The Blog

Compare and Share: Co-operation or Competition in the Sharing Economy?

The biggest issue in the sharing economy is that posed by legal questions to do with whether an activity counts as a "business" or not.

I've covered the sharing economy before in blog posts and podcasts. It absolutely fascinates me because it's such an emotive subject. The cost savings of using your neighbour's ladder rather than your own are pretty obvious but that's not why people take part in the sharing economy. They do it to reduce landfill, for "neighbourliness", to counter consumerism or just because it's right. It's like ordering tap water for environmental reasons.

Companies in the sharing economy also vary widely. Some, like the mega-successful Airbnb or ParkAtMyHouse are unashamed about the fact that they are businesses like any other and intend to make a buck. Others are charity funded - you can get a good idea about the purpose of sharing site Streetbank from the fact that it is funded by a government "Innovation in giving" initiative.

Yet a week ago, something new launched in the world of sharing. Compare and Share is the first aggregator of the sharing economy - listing rides offered across all car sharing services so that you, the consumer, can choose the cheapest price. There's something that doesn't feel quite right about this. It's like, well, ordering tap water because it's free.

The biggest issue in the sharing economy is that posed by legal questions to do with whether an activity counts as a "business" or not. Nigel Warren in New York was hit with a large fine for using Airbnb and ParkAtMyHouse were pleased to receive the backing of MP Eric Pickles on whether a home owner would need planning permission to rent out their driveway.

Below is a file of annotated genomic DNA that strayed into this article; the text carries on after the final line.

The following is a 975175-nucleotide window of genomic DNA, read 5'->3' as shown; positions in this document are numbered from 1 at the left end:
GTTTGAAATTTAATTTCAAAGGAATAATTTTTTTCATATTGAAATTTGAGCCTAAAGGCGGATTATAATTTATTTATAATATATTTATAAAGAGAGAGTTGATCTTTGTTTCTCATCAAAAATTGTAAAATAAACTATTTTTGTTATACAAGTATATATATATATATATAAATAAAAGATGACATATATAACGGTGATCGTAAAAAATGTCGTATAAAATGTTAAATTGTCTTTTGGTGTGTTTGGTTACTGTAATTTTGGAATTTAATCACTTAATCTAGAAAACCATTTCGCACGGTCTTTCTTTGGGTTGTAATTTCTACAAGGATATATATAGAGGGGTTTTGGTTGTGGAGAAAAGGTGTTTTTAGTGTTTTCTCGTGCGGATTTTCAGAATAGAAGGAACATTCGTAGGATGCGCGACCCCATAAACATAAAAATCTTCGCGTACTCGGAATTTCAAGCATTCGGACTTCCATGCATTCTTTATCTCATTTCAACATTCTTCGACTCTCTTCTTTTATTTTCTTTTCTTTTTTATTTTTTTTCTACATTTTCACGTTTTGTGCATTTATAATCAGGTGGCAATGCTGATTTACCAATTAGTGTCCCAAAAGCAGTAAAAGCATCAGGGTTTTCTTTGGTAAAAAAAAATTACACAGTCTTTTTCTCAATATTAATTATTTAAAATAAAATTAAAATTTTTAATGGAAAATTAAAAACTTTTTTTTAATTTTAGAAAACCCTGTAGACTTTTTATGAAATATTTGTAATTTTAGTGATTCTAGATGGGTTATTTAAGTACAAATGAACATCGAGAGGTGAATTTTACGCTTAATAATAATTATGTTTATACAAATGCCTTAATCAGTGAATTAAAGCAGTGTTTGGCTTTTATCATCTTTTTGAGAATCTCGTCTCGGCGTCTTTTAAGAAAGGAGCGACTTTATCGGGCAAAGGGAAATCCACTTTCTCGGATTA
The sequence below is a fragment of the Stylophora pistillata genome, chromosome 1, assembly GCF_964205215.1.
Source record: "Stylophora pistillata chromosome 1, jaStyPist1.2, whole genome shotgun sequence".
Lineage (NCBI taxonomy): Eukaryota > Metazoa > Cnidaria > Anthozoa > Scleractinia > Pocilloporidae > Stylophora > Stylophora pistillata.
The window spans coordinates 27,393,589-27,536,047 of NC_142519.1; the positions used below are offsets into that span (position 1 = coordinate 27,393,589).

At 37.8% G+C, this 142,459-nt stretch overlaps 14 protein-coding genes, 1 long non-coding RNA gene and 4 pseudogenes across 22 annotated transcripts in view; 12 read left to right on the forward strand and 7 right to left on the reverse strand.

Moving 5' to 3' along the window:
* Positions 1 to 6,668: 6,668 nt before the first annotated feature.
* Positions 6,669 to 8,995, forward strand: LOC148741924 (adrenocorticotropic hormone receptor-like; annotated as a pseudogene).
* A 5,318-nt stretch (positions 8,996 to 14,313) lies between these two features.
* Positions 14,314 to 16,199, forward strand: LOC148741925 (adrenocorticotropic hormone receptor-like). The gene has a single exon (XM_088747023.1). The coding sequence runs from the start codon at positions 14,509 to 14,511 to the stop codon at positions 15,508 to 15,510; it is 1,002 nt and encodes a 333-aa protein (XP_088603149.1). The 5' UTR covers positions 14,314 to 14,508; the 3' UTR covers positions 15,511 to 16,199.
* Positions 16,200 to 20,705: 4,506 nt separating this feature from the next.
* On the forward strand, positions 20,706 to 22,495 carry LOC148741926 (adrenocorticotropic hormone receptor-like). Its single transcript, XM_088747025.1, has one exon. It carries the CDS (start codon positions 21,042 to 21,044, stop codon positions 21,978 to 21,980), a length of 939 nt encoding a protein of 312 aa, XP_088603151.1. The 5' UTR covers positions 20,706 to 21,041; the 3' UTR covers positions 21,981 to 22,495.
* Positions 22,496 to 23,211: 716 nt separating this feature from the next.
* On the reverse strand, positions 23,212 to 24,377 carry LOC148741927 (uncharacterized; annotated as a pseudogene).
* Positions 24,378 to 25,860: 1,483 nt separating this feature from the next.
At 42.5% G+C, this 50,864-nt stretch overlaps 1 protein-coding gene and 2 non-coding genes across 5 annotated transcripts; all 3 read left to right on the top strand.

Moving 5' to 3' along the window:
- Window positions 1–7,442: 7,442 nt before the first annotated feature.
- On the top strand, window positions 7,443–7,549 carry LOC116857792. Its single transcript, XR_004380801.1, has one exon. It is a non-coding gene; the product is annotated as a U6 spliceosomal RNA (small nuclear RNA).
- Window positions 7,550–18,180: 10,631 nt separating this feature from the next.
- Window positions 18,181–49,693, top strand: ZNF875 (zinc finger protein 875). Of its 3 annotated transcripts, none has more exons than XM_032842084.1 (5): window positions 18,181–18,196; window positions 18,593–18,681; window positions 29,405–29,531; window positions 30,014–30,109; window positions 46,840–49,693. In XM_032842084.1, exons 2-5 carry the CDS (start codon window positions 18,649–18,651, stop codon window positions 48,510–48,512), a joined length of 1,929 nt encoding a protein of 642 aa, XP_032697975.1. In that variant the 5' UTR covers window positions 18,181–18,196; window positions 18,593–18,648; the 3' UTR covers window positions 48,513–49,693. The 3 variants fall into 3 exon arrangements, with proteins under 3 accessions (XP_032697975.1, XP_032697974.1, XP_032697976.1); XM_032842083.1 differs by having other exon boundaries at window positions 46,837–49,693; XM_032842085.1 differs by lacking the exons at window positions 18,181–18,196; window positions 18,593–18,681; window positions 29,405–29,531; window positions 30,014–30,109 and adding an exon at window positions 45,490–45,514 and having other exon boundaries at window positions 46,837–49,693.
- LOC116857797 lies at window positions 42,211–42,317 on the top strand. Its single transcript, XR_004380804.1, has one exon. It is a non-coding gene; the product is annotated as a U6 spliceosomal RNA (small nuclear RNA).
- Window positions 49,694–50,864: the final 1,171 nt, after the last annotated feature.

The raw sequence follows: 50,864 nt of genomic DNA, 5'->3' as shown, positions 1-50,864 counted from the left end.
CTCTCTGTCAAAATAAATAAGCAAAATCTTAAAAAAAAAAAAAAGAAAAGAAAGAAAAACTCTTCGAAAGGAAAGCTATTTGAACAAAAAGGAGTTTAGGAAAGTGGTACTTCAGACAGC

All small businesses face another challenge - how to get enough people to their site. "It's a two sided marketplace", says lift sharing site Bla Bla Car's Brand & Content Manager Vanina Schick "we need to connect supply with demand". In order to kick start ride sharing, Bla Bla Car focused on the most popular journeys that people took, rather than trying to cover the whole market.

Wherever there is patchy coverage, aggregating across lots of providers can give better results. Think of searching for that obscure EP on eBay - you only have a chance of finding it because there are so many suppliers. If there are no journeys from Birmingham to Edinburgh on Bla Bla Car, but one on Lift Share, and vice versa for London to Bristol, users will get a much better experience on Compare and Share. A well functioning marketpace will attract more users and shore up the phenomal growth that the sharing economy is undergoing.

"We tend to talk about collaboratition", says Compare and Share founder Benita Matofska. "and I guess what you're seeing is a new mode of working. The sharing economy is fundamentally reshaping business as we know it. In the future businesses will be collaborating with each other much more."

So, phew, we can all relax. It's not about money, it's about sharing sharing.

Zoe Cunningham is shortlisted for the 2013 Women of the Future Awards.

The awards ceremony will take place on Wednesday 13 November and is hosted by Real Business in association with Shell.